Bone Broth

For thousands of years we have been comforted with “chicken soup” when we are feeling under the weather. It turns out there is more behind chicken soup than simply warming our souls. Traditionally made chicken, beef, lamb, fish, or vegetable broth (to name a few) is made from boiling bones, tendons, ligaments and other parts of the animal that we wouldn’t eat. The finished product, now referred to as “bone broth” is packed with essential nutrients that can greatly impact our health in a positive way.

The method of boiling down bones and other animal parts extracts nutrients into the water. Bone broths are rich in collagen, the most abundant protein in our bodies. They also contain gut-healing amino acids like glutamine which can repair intestinal permeability, also known as “leaky gut”. Proline, glycine and arginine are other amino acids found in high concentration in bone broth. They help boost our immune system, prevent the breakdown of muscle tissue, stimulate the production and release of growth hormone, and can help regenerate and repair cartilage and heal joints. Bone broth also contains glucosamine, another powerful joint supporting nutrients, as well as abundant amounts of minerals and electrolytes like calcium, magnesium, potassium and phosphorus. 

Bone broth is extremely easy to make, the hardest part in our culture is finding a place that carries bones and other parts of pastured animals. Finding these parts usually requires asking the butcher what he has hiding in the back room, as they are less readily found in the front shelves or freezer. Once our bones are sourced, there are a variety of ways to make a tasty, versatile broth. The base of most broths consists of bones, fat, meat, vegetables and water. Apple cider vinegar is also added to help extract more nutrients from the bones. Bones with meat should be cooked, while other bones and ingredients can be added raw. Add all ingredients to a large crockpot, cover with water, bring to a boil and let simmer for 4-6 hours. Then proceed to cook on low heat for 24-48 hours total. As the broth cooks longer it will become more concentrated and gelatinous. Strain the broth through cheesecloth to remove herbs, bones, vegetables and other particles and let the broth come to room temperature before covering and storing in the refrigerator or freezer. Fat from the broth with separate and solidify on top. This fat can be kept in the broth or removed and used for cooking.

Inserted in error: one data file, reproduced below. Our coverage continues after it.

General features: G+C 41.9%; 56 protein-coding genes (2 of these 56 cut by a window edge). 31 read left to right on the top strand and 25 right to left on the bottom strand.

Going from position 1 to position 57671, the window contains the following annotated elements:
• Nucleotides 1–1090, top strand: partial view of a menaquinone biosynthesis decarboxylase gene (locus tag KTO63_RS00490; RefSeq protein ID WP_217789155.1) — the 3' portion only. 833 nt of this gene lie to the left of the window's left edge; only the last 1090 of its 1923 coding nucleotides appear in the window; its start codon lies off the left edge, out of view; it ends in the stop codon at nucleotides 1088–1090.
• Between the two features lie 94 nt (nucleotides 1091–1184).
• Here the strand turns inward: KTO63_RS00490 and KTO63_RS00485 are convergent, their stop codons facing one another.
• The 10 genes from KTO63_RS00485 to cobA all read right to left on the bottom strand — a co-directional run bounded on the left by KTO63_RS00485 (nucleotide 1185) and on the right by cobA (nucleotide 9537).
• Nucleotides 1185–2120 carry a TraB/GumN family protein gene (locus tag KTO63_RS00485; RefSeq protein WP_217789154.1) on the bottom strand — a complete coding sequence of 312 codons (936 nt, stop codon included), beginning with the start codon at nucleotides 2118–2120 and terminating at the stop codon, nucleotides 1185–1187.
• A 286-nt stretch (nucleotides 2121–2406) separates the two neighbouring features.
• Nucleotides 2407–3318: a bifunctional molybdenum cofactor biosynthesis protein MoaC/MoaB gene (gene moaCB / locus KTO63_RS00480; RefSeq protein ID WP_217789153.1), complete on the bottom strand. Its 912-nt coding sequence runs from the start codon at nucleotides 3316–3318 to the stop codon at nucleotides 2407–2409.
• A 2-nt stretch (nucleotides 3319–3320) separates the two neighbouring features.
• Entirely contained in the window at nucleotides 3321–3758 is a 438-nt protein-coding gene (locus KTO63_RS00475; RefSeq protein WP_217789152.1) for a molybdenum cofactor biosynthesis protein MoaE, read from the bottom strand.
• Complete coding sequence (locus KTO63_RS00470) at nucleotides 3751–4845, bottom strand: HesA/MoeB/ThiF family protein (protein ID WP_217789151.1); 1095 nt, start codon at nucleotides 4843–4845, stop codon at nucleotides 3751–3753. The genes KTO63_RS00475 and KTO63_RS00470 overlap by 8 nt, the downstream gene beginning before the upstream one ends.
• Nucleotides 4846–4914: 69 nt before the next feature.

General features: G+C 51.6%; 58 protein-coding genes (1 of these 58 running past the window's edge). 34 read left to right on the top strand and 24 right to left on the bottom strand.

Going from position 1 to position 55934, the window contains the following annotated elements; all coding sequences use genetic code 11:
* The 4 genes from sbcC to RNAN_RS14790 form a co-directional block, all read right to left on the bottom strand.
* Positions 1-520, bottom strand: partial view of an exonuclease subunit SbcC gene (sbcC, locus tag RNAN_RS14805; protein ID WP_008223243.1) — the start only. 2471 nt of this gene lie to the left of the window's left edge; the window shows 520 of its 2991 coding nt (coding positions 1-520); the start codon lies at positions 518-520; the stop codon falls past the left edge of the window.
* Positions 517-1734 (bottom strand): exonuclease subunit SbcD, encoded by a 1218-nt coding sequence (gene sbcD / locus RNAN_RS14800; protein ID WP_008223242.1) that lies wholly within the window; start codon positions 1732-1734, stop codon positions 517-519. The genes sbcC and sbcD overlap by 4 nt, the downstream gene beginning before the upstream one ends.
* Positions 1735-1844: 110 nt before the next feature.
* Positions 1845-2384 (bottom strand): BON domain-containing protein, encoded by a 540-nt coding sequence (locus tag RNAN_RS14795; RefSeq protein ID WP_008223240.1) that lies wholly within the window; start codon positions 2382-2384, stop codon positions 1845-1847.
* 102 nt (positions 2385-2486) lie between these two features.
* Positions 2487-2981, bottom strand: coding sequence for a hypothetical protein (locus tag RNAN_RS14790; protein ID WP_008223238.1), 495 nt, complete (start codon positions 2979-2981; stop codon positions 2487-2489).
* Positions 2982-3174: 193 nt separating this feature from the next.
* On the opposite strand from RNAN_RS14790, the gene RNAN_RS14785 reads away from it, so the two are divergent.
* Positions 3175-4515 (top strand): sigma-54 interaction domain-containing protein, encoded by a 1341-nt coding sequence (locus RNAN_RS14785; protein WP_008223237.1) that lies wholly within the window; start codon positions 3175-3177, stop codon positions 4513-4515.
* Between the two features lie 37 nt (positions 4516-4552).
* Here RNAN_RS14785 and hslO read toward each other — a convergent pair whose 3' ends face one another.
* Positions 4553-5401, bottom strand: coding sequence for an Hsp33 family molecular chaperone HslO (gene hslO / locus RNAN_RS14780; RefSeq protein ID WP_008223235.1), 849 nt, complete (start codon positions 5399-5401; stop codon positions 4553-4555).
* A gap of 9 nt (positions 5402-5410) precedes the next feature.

Homemade broth is best consumed within 3-5 days or can be kept frozen for up to 6 months. There are also some high quality brands that can be found premade. When choosing a store bought broth, keep in mind the quality of the product and be sure each ingredient can be identified. Bone broth can be used to sip on, as a nutrient-dense caffeine free alternative in the morning or evening. It can also be used in recipes and as a base for homemade soup or stew. Due to its powerful nutrient profile, bone broth is considered a “superfood”. If we want to keep our immune system strong, preserve muscle mass, boost our digestion and metabolism, and ward off the doctor’s office this fall and winter, let’s try out some hearty bone broth to keep our bodies primed for whatever life throws our way. 


  • Axe, Josh. “#BoneBroth Benefits for Digestion, Arthritis, and Cellulite.” Dr. Axe, 23 Jan. 2019,
  • “Bone Broth Benefits: Everything You Need to Know.” Chris Kresser, 27 Aug. 2019,